June 20, 2017
Americans for Financial Reform opposes the confirmation of Neomi Rao as Administrator of the Office of Information and Regulatory Affairs (OIRA). Professor Rao’s announced views demonstrate an extreme disregard for the independence of financial regulatory agencies and an unwarranted hostility to critical financial protections.
The principal financial regulators are independent agencies. Accordingly, under presidents of both parties, rulemakings by these financial regulators have been conducted by their Presidentially-appointed, Senate-confirmed heads—with the assistance of agencies’ career subject-matter experts, but without substantive intervention by OIRA.
This is sensible given that OIRA is poorly equipped to act as a super-regulatory agency with authority over the entire sweep of financial regulation. The office has only a few dozen employees covering all areas of the government who lack issue expertise in financial matters. By contrast, independent financial regulatory agencies collectively employ thousands of specialists. Moreover, independence of financial regulation from ordinary political influence is crucial to mitigate undue influence over regulatory decisions by private special interests. As a federal appellate judge recently observed, “there’s a pattern in the financial regulatory agencies of actually wanting to have some amount of separation [from the President] . . . to avoid financial cronyism in favor of faithful execution of the law.”
Since 1935, the Supreme Court has protected Congress’s prerogative to create such independent agencies. Despite this well-established law, Professor Rao has made clear that she believes agency independence is unconstitutional, regardless of Congress’s statutory design. It is therefore reasonable to question whether she would adhere to these traditional limits on the OIRA Administrator, or properly advise the President regarding limits on his authority imposed by the other branches of government.
In addition, were OIRA to review rules promulgated by independent agencies using the same criteria as it does for other agencies, the Administrator of OIRA would exercise considerable discretion over financial regulatory rulemakings. Professor Rao’s few announced views on financial regulatory matters are concerning. For example, her opposition to the CFPB’s enforcement of the statutory prohibition on “abusive acts or practices,” and skepticism of the CFPB undertaking its other statutory responsibilities, suggest antipathy to strong consumer protection. With little institutional or personal expertise in financial regulation, these ideological predispositions would be especially powerful drivers of OIRA decisionmaking under her leadership. These decisions will be critical given the Administration’s announced intention to embrace industry priorities to deregulate Wall Street, and the Treasury Secretary’s assertion that much of this agenda can be implemented administratively.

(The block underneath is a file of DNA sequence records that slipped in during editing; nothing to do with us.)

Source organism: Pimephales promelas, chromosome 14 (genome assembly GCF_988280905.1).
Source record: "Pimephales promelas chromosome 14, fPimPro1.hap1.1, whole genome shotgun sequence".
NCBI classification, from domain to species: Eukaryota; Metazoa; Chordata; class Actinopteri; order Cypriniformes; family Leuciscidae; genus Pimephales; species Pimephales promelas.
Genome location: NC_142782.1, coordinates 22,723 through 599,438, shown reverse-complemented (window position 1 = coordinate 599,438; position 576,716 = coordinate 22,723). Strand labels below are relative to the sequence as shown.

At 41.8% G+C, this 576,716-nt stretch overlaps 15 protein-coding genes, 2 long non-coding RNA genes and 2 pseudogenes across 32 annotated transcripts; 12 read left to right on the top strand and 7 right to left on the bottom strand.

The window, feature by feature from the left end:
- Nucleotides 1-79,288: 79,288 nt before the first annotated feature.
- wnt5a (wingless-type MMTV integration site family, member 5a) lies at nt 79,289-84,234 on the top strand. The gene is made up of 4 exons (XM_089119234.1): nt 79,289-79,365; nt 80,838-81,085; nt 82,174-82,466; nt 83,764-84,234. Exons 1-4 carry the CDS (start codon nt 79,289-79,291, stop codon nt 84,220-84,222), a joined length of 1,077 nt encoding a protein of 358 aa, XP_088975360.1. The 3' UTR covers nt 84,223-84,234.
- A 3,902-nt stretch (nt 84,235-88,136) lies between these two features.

For these reasons, we strongly urge the Senate to reject Professor Rao’s nomination.
Americans for Financial Reform
 See, e.g., 44 U.S.C. § 3502(5) (“‘independent regulatory agency’” includes “the Board of Governors of the Federal Reserve System, the Commodity Futures Trading Commission, . . . the Federal Deposit Insurance Corporation, . . . the Federal Housing Finance Agency, . . . the Federal Trade Commission, . . . the Securities and Exchange Commission, the Bureau of Consumer Financial Protection, the Office of Financial Research, [and the] Office of the Comptroller of the Currency”). This definition is incorporated into the executive orders that govern OIRA regulatory review. See, e.g., Exec. Order No. 12291, Fed. Reg. (Feb. 17, 1981); Exec. Order No. 12866, Regulatory Planning and Review (Oct. 4, 1993).
 Congressional Research Service, Independence of Federal Financial Regulators: Structure, Funding, and Other Issues (R43391, Feb. 28, 2017), at 20-23; Office of Information and Regulatory Affairs: Federal Regulations and Regulatory Reform Under the Obama Administration: Hearing Before the Subcomm. on Courts, Communal & Admin. Law of the H. Comm. On the Judiciary, 112th Cong. 36-41 (2012) (statement of Sally Katzen) (“past presidents of both political parties have been reluctant to extend executive order requirements for economic analysis and centralized review by OIRA to the [independent agencies] out of deference to Congress”).
 Humphrey’s Executor v. United States, 295 U.S. 602 (1935); Wiener v. United States, 357 U.S. 349 (1958); Morrison v. Olson, 487 U.S. 654 (1988).
 See Neomi Rao, A Modest Proposal: Abolishing Agency Independence In Free Enterprise Fund v. PCAOB, 79 Fordham L. Rev. 102 (2011); The Administrative State v. The Constitution: Dodd-Frank at Five Years: Hearing before the United States Senate Comm. on the Judiciary, Subcomm. on the Constitution (2015) (statement of Neomi Rao).
 Statement of Neomi Rao, The Administrative State v. The Constitution: Dodd-Frank at Five Years: Hearing before the United States Senate Comm. on the Judiciary, Subcomm. on the Constitution (July 23, 2015).
 Exec. Order No. 13772, 82 Fed. Reg. 9965 (Feb. 3, 2017); U.S. Department of Treasury, A Financial System That Creates Economic Opportunities: Banks and Credit Unions (June 2017).
 House Appropriations Subcomm. on Financial Services and General Government Holds Hearing on Treasury Department Fiscal 2018 Budget (June 12, 2017).